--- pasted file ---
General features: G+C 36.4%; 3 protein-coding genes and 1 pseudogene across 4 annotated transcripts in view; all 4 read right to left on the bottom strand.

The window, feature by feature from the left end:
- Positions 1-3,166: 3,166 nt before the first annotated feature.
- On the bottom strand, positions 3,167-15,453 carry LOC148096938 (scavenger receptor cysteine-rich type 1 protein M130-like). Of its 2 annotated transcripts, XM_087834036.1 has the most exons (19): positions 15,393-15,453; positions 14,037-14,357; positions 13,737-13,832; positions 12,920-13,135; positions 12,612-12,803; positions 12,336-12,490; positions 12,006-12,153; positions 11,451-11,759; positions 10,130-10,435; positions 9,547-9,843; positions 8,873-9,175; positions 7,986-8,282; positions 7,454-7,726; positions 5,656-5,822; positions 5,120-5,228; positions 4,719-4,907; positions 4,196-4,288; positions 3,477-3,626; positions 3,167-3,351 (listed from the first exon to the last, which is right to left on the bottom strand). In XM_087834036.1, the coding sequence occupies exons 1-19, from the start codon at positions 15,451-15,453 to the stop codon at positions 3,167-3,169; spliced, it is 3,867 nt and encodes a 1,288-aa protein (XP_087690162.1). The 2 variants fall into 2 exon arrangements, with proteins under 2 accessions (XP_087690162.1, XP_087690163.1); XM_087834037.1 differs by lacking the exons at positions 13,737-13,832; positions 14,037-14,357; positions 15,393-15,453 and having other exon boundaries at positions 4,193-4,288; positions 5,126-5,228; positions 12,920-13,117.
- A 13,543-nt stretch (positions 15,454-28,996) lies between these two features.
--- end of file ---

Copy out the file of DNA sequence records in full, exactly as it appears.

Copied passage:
General features: G+C 36.4%; 3 protein-coding genes and 1 pseudogene across 4 annotated transcripts in view; all 4 read right to left on the bottom strand.

The window, feature by feature from the left end:
- Positions 1-3,166: 3,166 nt before the first annotated feature.
- On the bottom strand, positions 3,167-15,453 carry LOC148096938 (scavenger receptor cysteine-rich type 1 protein M130-like). Of its 2 annotated transcripts, XM_087834036.1 has the most exons (19): positions 15,393-15,453; positions 14,037-14,357; positions 13,737-13,832; positions 12,920-13,135; positions 12,612-12,803; positions 12,336-12,490; positions 12,006-12,153; positions 11,451-11,759; positions 10,130-10,435; positions 9,547-9,843; positions 8,873-9,175; positions 7,986-8,282; positions 7,454-7,726; positions 5,656-5,822; positions 5,120-5,228; positions 4,719-4,907; positions 4,196-4,288; positions 3,477-3,626; positions 3,167-3,351 (listed from the first exon to the last, which is right to left on the bottom strand). In XM_087834036.1, the coding sequence occupies exons 1-19, from the start codon at positions 15,451-15,453 to the stop codon at positions 3,167-3,169; spliced, it is 3,867 nt and encodes a 1,288-aa protein (XP_087690162.1). The 2 variants fall into 2 exon arrangements, with proteins under 2 accessions (XP_087690162.1, XP_087690163.1); XM_087834037.1 differs by lacking the exons at positions 13,737-13,832; positions 14,037-14,357; positions 15,393-15,453 and having other exon boundaries at positions 4,193-4,288; positions 5,126-5,228; positions 12,920-13,117.
- A 13,543-nt stretch (positions 15,454-28,996) lies between these two features.